Asymmetric encryption, also known as public key encryption, addresses these problems. Asymmetric encryption involves two keys: a private key (for decryption) and a public key (for encryption).
Symmetric Encryption 
Asymmetric Encryption 











Symmetric and asymmetric encryption are often used together for encrypting data in transit.
Asymmetric Encryption: Private and Public Keys Anchor link
Private and public keys come in matched pairs, because the private key and public key are mathematically tied together. You can think of it like a rock that is split in half. When held back together, the two halves fit in place to form the whole. No other rockhalf will do. The public key and private key files are much the same, but are ultimately composed of computerreadable representations of very large numbers.
Although it is called a “public key,” it can be confusing to think of the public key as an actual, literal key to open things. It doesn’t quite serve that function. For more indepth information on public keys and private keys, see SSD’s deep dive on public key cryptography.
A public key is a file that you can give to anyone or publish publicly. When someone wants to send you an endtoend encrypted message, they’ll need your public key to do so. 
Your private key lets you decrypt this encrypted message. Because your private key allows you to read encrypted messages, it becomes very important to protect your private key. In addition, your private key can be used to sign documents so that others can verify that they really came from you.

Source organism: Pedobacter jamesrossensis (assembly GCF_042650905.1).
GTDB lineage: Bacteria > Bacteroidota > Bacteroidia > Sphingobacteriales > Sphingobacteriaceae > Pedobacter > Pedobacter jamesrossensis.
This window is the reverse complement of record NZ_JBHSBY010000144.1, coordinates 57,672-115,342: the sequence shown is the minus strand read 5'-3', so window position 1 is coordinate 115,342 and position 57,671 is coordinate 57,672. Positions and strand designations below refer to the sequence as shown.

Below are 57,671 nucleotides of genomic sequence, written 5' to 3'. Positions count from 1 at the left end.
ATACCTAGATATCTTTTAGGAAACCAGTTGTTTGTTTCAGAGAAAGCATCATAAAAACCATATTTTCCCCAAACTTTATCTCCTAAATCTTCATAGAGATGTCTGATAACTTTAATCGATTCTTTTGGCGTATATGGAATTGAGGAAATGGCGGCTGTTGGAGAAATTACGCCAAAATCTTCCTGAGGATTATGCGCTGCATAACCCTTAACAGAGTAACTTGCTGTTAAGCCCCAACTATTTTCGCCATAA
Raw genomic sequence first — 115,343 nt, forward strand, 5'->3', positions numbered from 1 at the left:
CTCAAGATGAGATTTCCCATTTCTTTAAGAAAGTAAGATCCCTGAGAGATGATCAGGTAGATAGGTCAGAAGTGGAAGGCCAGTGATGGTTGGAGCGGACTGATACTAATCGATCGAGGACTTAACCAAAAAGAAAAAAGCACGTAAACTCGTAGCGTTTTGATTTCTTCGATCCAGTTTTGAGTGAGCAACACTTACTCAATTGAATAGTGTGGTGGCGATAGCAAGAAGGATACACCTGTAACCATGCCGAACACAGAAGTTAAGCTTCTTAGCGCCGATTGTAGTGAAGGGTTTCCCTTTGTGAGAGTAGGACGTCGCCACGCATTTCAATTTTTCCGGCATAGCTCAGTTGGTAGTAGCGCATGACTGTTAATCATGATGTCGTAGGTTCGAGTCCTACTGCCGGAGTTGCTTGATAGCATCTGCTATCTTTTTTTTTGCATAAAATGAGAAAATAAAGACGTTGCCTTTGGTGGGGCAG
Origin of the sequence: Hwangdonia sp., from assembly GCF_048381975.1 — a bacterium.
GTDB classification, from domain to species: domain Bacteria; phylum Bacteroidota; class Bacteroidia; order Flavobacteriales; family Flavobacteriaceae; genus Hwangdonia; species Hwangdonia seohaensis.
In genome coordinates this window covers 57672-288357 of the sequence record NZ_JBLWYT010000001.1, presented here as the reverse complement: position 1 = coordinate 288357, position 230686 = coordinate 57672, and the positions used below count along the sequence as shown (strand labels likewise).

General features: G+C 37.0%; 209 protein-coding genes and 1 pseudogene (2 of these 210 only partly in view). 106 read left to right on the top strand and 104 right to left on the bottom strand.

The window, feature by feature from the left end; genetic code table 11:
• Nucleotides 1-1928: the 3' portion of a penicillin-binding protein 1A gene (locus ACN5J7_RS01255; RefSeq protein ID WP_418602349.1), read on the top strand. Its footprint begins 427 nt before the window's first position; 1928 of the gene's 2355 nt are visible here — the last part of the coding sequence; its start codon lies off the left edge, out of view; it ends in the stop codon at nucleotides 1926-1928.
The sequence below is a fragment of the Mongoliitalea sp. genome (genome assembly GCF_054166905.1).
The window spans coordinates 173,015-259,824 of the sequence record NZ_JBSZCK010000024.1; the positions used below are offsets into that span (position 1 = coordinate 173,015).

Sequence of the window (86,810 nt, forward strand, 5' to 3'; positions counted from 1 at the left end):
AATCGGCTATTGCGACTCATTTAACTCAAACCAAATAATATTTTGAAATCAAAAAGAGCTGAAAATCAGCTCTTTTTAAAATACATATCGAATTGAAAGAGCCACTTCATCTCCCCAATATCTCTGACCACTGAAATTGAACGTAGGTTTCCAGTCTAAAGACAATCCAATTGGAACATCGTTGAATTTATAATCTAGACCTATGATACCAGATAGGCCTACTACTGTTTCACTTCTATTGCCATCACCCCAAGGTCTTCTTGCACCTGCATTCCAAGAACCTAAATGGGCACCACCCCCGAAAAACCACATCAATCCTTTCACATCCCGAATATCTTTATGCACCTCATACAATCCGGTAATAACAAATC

Since the private key is ultimately a file on a device that requires protection, we encourage you to password protect and encrypt the device where the private key is stored. On Surveillance SelfDefense, we have guides for strong passwords and device encryption.
Public Key 
Private Key 








In some ways, you can think of sending information in transit like sending a postcard. In the postcard illustration on the left (below), a sender writes: “HI! :)” The sender addresses it to the message recipient. This message is unencrypted, and anyone passing the message along the way can read it.
On the right is that same postcard, with the message encrypted between the sender and receiver. The message still conveys the message “Hi! :)” but now it looks like a block of encrypted gibberish to the rest of us.
How is this done? The sender has found the recipient’s public key. The sender addresses the message to the recipient’s public key, which encrypts the message. The sender has also included their signature to show that the encrypted message is really from them.
Note that the metadata—of who is sending and who is receiving the message, as well as additional information like time sent and received, where it passed through, and so on—is still visible. We can see that the sender and receiver are using encryption, we can tell that they are communicating, but we can’t read the content of their message.
Who Are You Encrypting To? Are They Who They Really Say They Are? Anchor link
Now, you might be wondering: “I get that my public key lets someone send me an encrypted message, and that my private key lets me read that encrypted message. But what if someone pretends to be me? What if they create a new public and private key, and impersonate me?”